Everything old is new again. One of the world’s oldest medicines may hold the key to squashing some of today’s worst bacterial threats.
Ever since the mid-20th century, antibiotics have helped us fight bacterial infections. However, misuse and overuse of these “miracle drugs” have led to the rise of super-resistant pathogens that threaten our way of life — literally.
Two of the worst superbugs are E. coli (found in fecal matter and, yuck, sometimes in food) and methicillin-resistant Staphylococcus aureus (MRSA), which spreads in hospitals and causes stubborn skin infections.
In 2013, two scientists at Arizona State University’s Biodesign Institute showed that clay may hold the key to killing these highly contagious bugs, which are increasingly difficult to kill with standard antibiotics and antibacterial products.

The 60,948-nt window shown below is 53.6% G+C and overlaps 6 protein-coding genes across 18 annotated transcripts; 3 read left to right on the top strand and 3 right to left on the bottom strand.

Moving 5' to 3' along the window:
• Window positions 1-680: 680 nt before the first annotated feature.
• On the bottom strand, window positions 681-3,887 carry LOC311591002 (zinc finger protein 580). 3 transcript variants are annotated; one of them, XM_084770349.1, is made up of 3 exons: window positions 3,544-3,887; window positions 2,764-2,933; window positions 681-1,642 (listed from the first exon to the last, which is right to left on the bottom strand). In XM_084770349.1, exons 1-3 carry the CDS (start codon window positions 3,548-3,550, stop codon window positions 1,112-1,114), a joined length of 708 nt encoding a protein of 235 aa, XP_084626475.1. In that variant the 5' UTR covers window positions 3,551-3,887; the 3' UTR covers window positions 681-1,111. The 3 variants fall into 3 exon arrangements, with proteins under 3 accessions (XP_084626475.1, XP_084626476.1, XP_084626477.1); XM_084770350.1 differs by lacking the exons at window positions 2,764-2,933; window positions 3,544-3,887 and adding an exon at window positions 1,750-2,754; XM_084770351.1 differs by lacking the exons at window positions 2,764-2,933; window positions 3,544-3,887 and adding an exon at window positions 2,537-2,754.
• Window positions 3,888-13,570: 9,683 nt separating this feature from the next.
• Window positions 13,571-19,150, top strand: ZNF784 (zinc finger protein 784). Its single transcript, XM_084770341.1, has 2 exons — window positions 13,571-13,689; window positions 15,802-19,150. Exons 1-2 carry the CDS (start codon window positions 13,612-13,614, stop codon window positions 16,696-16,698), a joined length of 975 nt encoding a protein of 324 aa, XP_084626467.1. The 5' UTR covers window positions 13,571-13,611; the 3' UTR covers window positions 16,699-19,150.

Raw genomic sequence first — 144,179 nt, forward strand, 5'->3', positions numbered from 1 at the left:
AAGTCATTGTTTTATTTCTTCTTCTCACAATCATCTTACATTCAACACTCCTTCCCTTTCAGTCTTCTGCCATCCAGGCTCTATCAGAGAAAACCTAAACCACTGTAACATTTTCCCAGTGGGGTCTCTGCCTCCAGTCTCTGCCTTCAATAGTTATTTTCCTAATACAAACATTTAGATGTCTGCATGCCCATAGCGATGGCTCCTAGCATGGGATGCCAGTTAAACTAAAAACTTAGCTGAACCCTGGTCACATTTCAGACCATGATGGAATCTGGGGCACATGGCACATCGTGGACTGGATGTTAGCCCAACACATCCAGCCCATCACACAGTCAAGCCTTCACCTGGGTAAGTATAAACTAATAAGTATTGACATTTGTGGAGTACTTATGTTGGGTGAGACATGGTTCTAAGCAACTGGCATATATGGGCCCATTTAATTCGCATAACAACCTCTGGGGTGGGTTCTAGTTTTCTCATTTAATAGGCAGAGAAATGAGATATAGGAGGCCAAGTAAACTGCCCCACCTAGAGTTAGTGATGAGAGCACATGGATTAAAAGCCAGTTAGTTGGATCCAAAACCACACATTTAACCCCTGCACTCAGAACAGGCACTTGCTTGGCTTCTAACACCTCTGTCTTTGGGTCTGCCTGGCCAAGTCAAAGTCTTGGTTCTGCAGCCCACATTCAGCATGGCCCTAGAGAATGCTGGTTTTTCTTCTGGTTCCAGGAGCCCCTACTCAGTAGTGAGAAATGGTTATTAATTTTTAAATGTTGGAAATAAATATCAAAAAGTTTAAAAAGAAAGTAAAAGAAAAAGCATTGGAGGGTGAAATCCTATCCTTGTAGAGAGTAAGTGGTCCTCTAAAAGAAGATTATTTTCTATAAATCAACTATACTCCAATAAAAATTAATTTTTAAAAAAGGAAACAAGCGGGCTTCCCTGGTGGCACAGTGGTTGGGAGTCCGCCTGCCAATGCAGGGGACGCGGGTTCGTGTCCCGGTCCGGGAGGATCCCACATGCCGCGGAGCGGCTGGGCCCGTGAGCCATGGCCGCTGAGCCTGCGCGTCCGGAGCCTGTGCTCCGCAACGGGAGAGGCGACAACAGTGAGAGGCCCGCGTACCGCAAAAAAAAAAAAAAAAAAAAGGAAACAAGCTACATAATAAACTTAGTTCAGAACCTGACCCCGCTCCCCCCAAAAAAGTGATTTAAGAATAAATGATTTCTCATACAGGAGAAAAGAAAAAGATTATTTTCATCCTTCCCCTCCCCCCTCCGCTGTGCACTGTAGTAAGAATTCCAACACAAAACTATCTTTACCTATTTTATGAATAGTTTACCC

Five metal ions found in some forms of clay — iron, copper, cobalt, nickel, and zinc — fight both types of bacteria. How? Minerals can have antibacterial properties; silver threads in gym clothes reduce odor-causing bacteria, and studies show that copper kills more than 99 percent of some drug-resistant bacteria. Scientists think copper keeps bacteria from breathing, and it may destroy their DNA.
So do the mineral ions in clay kill the bacteria? Yes, but it’s also about how the metal ions work together, as well as the clay’s pH, ion solubility, osmotic strength, and temperature.